Brain Cloud, 19 November: Niece, Honeybaked Ham, Best Travel Movies

Yesterday was pure joy. Why? Because:

(1) I did not grade a single paper (which is not to say that there weren\’t any papers TO grade — there were, at least three piles of them)

(2) I saw my niece at Stanford. Admittedly, the only reason she called was because she needed a ride to the airport, but. Still. We met in the morning (A dozen other Stanford students, similarly waiting for rides, were standing on the sidewalk in front of her dorm, all looking giddy and expectant. Ah, youth!) and had a scrumptious breakfast at the Laurel Street Cafe in San Carlos — she had the \”French\” crepe: ham, swiss cheese, and egg; and I had the \”New York\” crepe: smoked salmon, cream, capers, and lemon. Mine was divine. Niece\’s would have been divine if she, inveterate New Yorker that she is, hadn\’t fallen for the buckwheat version (\”I\’ve never had a buckwheat crepe before, Tita. They don\’t offer that option in New York!\”). To make up for disappointing taste of buckwheat, she ordered a \”Grand Ma\” crepe to take with her to the airport, but it looked so good sitting there in its styrofoam container that she finished the whole thing in three big gulps.

(3) Hubby and I indulged in our annual indulgence of buying a HUGE Honeybaked ham, 7 1/2 pounds, which is terribly indulgent since there are only two of us who will eat it, but– then again– who cares?

(4) We stopped by Blockbuster on the way home from purchasing said ham, and rented a movie, which is something we had not been able to do since late summer.

Which brings me to my next topic (Apologies for the many digressions, loyal blog reader. But your patience will be rewarded.)

Conde Nast Traveler had a poll: Which were the best travel movies of 2005- 2006?

I missed the deadline — September 25 — by almost two months. But here are the list of movies I would have nominated, if I\’d had the chance to fill in the ballot. Following the Conde Nast contest guidelines, I\’m going August to August. And, I only list the movies I have actually seen. In a theatre.

The Beautiful Country (Vietnam and Texas)
Brokeback Mountain (Wyoming, purportedly)
Casanova (Venice)
The Constant Gardener (Berlin; Kenya; London)
The Da Vinci Code (Paris; London; Scotland)
Harry Potter and the Goblet of Fire (England; Scotland)
Inside Man (New York City)
The Lake House (Chicago)
The Matador (Mexico City)
Pride & Prejudice (various estates in England)
Syriana (Dubai; Geneva; Washington, D.C.)
Thank You for Smoking (Washington, D.C.)
Transamerica (all over the U.S.A.)
Walk the Line (Arkansas; California; Memphis; Nashville)
Wedding Crashers (Maryland)

Of course, don\’t be a dummy, this is not a list of the best movies of 2005- 2006 — as you can tell by inclusion of execrable Da Vinci Code!!!

#amreading: The Known World, by Edward P. Jones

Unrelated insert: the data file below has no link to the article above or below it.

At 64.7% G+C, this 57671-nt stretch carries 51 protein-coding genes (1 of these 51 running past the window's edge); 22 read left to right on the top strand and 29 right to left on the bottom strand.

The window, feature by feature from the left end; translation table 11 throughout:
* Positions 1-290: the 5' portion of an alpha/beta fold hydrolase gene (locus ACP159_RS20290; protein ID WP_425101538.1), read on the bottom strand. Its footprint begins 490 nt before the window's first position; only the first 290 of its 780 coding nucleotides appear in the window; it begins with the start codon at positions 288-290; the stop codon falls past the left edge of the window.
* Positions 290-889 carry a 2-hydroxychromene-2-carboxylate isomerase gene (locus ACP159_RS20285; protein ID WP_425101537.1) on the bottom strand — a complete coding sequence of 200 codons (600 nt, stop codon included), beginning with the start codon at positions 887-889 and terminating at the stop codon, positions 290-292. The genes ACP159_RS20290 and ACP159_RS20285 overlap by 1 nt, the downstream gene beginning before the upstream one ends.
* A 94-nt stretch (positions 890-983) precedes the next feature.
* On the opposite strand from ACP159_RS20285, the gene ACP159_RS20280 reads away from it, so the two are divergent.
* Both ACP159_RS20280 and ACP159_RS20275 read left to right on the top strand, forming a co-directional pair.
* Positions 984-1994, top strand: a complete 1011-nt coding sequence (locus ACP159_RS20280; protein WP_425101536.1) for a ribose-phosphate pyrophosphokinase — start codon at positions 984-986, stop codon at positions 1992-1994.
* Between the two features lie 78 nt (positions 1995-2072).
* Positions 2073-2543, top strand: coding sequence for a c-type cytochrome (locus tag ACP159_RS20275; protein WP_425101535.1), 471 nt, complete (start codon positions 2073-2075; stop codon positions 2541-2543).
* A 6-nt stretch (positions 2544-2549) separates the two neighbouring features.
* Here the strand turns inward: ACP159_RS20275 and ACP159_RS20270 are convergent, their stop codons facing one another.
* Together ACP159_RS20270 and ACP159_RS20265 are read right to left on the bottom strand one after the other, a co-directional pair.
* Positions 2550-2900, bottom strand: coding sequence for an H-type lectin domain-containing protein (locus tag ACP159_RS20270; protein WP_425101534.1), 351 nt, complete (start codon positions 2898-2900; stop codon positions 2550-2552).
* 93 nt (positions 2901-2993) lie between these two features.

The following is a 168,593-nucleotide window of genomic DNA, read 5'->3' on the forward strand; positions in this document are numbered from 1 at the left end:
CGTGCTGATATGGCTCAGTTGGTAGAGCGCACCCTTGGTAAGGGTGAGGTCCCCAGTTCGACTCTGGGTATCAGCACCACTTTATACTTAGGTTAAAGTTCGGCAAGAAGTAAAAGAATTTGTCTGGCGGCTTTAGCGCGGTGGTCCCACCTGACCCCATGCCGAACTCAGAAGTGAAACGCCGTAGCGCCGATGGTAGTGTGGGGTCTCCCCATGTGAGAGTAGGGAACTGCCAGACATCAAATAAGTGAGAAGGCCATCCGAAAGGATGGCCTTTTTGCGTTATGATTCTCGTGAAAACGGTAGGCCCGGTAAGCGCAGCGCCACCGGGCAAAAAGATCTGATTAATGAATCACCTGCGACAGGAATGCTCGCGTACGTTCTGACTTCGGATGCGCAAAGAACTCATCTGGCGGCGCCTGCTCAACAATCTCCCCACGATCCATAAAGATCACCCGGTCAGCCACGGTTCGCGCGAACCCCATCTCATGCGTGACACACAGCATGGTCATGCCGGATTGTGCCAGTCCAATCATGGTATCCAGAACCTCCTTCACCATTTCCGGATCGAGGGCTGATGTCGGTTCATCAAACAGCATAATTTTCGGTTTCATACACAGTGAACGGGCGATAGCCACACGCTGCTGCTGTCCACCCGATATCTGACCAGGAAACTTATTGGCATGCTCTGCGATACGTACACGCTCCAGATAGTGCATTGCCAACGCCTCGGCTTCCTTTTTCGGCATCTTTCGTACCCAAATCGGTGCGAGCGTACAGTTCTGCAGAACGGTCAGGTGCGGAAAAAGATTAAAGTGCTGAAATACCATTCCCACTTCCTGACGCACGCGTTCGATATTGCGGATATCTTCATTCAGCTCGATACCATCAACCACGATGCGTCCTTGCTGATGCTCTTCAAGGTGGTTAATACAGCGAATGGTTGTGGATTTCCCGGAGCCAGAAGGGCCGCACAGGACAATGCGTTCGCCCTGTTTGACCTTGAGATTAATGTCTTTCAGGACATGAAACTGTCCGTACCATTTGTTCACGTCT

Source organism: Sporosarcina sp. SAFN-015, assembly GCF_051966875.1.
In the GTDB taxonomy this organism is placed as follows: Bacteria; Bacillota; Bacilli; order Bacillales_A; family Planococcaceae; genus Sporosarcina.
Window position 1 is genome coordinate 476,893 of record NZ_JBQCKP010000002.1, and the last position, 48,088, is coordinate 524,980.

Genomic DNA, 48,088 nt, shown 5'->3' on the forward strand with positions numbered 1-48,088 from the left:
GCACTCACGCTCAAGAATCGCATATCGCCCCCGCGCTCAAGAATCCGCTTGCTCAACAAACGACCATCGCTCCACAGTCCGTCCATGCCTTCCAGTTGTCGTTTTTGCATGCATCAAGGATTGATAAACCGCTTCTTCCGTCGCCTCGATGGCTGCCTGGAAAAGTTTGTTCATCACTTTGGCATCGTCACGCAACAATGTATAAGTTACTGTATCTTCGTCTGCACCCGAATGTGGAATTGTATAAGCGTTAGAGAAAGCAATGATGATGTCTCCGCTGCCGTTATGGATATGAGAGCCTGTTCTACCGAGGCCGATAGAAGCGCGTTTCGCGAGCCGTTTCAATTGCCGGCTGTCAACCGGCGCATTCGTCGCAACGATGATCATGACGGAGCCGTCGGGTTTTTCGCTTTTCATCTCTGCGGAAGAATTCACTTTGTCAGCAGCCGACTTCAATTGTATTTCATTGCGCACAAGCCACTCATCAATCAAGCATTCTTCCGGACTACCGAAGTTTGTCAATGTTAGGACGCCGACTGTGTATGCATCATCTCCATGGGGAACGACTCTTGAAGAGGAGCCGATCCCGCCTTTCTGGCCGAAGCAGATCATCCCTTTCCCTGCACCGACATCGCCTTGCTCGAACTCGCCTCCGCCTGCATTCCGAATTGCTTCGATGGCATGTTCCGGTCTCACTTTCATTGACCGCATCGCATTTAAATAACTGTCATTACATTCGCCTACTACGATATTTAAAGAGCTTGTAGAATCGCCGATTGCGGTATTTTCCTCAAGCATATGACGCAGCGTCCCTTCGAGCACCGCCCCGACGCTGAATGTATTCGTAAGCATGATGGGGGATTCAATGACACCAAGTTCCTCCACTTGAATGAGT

I’m currently reading a mesmerizing first novel by Edward P. Jones, The Known World.

I’m nearing the mid-section of the book, and am at a passage where a “patroller” named Skiffington, one of those semi-official enforcers who tracked down errant slaves and returned them to their masters, is returning from a mission. Tired, he sits down to rest under a peach tree. To refresh his mind, he takes out his Bible. Flipping through the pages he comes across a story in Genesis: the story of Lot and how two angels disguised as strangers came to visit him.

Jones writes:

“The men in the town came to the house, wanting Lot to send out the strangers so that they could use them as they would use women. Lot sought to protect the strangers and offered the men his virgin daughters instead. It was one of the more disturbing passages in the Bible for Skiffington and he was tempted to pass on, to find his way to Psalms and Revelation or to Matthew, but he knew that Lot and the daughters and the angels posing as strangers were all part of God’s plan. The next morning, the angels laid waste to the town. Skiffington looked up and followed a male cardinal as it flew from left to right and settled in one of the peach trees, a red spot on shimmering green. The female, dull brown, followed, alighting on a branch just above the male’s head. Skiffington’s daughter had always felt such pity for Lot’s wife and what happened to her

(in case you forget, dear blog reader, she was turned into a pillar of salt);

but Skiffington had no strong opinion either way about what happened to her.”

NYTBR Nov. 12, 2006: Books I Am Interested in Reading

This evening let me assure you, oh loyal blog-reader, that it was no mean feat to keep typing while hubby went on and on about his niggardly boss and why this Christmas he most assuredly does not deserve a Christmas present. But, without further ado:

(1) After reading Jim Windolf’s review of Stephen King‘s latest, Lisey’s Story:

Stephen King’s Lisey’s Story

(2) After reading Paul Gray’s review of Frederick Busch‘s latest and, sadly, final work, Rescue Missions: Stories

Frederick Busch’s Rescue Missions: Stories

(3) After reading James Kaplan’s review of Art Buchwald‘s not-quite-at-death’s-door memoir, Too Soon to Say Goodbye:

Art Buchwald’s Too Soon to Say Goodbye

(4) After reading Kaima L. Glover’s review of Leila Aboulela‘s first novel, The Translator:

Leila Aboulela’s The Translator


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